We at 51allout are a reasonably international bunch. Some of us even have passports and have been to far-off exotic places like Benidorm and Wales. Despite this, however, it’s fair to say that we’re mainly England fans when it comes to cricket. And with that come certain responsibilites, such as shaking one’s head whenever a teamsheet contains the words ‘Wright, Luke’ and laughing at the misfortunes of the Aussies.
Throughout the 2010/11 Ashes series there was an awful lot of the latter and none of the former, at least until the ODI series came around. Australia, with just a single series lost at home since 1993, were given a genuine thrashing, beaten by an innings three times. It seems barely believable now, but it definitely did happen (and we have charts to prove it).
Given this, it was inevitable that Australia would have to do something of a rebuilding job, bringing in some new (or new-ish) faces and putting some of the previous ‘golden generation’ out to pasture. This week saw the first step in that process as Australia announced their list of centrally-contracted players for the 2011/12 season.
There were a couple of new names, specifically Patrick Cummins and James Pattinson, but by far the most controversial choice was the omission of Simon Katich. As mentioned elsewhere on the blog, Katich is the second highest run scorer in Test Cricket over the past two years, behind only Alastair Cook. In addition to that, his opening partnership with Shane Watson has proved to be the strongest part of the Australian batting lineup in recent years.
The real problems for Australia during the Ashes came after Katich and Watson: Ricky Ponting (113 runs at just over 16) and Michael Clarke (193 runs at 21.44). With Clarke now captain and Ponting seemingly allowed to make his own decision about when he should finish playing, the Australian selectors were left with a choice: either keep the top five the same and be accused of burying their heads in the sand or drop one of Katich and Mike Hussey (570 Ashes runs at 63.33). They chose to drop Katich, apparently on the basis that ‘a new opening partnership would take time to gel’.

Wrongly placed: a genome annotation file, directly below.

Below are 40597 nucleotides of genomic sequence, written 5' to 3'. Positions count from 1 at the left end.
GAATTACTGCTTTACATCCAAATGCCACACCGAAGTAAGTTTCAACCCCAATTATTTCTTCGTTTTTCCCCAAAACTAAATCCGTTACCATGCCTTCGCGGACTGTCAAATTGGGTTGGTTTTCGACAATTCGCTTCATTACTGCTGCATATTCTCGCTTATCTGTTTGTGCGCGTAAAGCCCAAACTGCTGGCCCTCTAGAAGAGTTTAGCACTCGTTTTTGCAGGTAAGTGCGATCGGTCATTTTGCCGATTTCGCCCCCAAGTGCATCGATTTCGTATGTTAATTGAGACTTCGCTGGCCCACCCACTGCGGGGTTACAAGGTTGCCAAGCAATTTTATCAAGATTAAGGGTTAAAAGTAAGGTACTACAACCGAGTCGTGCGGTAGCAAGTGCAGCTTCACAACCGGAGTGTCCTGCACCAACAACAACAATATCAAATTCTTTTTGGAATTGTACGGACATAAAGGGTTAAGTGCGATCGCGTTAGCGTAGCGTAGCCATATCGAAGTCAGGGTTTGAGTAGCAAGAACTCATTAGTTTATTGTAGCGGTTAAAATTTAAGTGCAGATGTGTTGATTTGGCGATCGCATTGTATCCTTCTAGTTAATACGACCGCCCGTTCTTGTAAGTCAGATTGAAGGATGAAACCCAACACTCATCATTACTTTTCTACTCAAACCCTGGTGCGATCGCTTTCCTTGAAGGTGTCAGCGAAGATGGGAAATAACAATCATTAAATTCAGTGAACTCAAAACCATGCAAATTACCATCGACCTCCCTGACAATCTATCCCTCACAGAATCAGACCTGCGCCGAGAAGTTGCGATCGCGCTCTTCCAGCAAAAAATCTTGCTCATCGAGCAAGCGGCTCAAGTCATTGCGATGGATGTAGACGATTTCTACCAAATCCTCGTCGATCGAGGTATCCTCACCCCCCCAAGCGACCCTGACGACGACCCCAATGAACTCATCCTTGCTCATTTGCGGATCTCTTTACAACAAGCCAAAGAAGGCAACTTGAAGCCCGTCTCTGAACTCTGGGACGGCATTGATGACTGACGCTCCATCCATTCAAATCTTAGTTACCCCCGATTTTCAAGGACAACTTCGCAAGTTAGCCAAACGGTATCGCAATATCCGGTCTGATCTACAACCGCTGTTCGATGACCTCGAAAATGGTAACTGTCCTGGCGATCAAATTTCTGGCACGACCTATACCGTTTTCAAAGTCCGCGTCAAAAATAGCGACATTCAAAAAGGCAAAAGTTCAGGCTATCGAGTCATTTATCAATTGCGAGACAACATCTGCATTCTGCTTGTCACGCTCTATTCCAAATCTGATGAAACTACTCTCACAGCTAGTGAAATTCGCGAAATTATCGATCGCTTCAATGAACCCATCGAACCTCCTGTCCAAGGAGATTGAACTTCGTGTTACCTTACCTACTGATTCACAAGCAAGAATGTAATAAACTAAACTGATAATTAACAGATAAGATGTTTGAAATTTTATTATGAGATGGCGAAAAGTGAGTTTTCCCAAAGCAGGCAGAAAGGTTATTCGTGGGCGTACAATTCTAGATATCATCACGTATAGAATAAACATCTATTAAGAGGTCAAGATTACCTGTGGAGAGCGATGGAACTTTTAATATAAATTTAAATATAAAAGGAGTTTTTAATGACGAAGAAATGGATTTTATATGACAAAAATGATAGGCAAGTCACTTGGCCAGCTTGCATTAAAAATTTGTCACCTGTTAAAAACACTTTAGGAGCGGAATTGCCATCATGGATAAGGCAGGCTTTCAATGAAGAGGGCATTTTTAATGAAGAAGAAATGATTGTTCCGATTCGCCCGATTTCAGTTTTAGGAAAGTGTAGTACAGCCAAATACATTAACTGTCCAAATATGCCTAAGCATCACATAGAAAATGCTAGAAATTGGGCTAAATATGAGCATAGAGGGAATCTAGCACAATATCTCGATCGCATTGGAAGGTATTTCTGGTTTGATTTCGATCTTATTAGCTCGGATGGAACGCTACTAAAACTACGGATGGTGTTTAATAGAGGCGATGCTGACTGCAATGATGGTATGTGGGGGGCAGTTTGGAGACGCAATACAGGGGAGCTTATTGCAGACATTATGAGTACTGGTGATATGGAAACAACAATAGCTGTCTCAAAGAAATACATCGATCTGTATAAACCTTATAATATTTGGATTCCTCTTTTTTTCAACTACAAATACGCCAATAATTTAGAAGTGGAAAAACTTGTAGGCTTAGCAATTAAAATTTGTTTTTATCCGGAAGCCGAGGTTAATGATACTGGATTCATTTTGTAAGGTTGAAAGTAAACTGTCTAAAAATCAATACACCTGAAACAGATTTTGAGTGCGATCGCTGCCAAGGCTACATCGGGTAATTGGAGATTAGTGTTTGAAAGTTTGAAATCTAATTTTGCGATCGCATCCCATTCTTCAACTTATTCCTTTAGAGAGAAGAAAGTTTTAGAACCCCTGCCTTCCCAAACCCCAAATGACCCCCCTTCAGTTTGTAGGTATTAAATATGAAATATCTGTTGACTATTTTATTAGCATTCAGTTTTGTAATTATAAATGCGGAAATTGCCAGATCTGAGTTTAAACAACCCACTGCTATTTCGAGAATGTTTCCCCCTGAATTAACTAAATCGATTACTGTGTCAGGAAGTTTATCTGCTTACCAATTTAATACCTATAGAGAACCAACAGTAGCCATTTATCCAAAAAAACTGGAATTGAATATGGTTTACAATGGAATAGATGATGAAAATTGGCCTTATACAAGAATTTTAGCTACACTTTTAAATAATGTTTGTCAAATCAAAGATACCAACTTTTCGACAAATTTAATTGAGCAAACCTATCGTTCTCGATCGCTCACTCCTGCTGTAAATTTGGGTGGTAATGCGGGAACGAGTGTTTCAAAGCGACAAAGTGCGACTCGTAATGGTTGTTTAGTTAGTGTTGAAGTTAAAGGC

It’s very hard to agree with the selectors’ statements. Bringing Phil Hughes in at the top of the order is good news for opening bowlers around the world, while the number six spot remains a problem area. Far more logical (and brave) would have been to ask 36 year old Ponting to step aside. This would have made space for the great Australian hope Usman Khawaja at three. Shane Watson could then have moved to the problem position of six, allowing Hughes (a shotmaker) to come in alongside Katich (an accumulator) at the top of the order.
Regardless, the decision has been made. Simon Katich’s response is at the bottom of this post and is well worth twenty minutes of your time. He’s very honest and open and genuinely sad and the applause at the end suggests that his audience agrees with everything he’s said. The talk around unfair dismissal isn’t something that would do any favours to the game but it’s easy to understand where he’s coming from. Having got into the Australian team (twice) through hard work and commitment he now faces the end of his international career purely due to a face-saving exercise from the national selectors.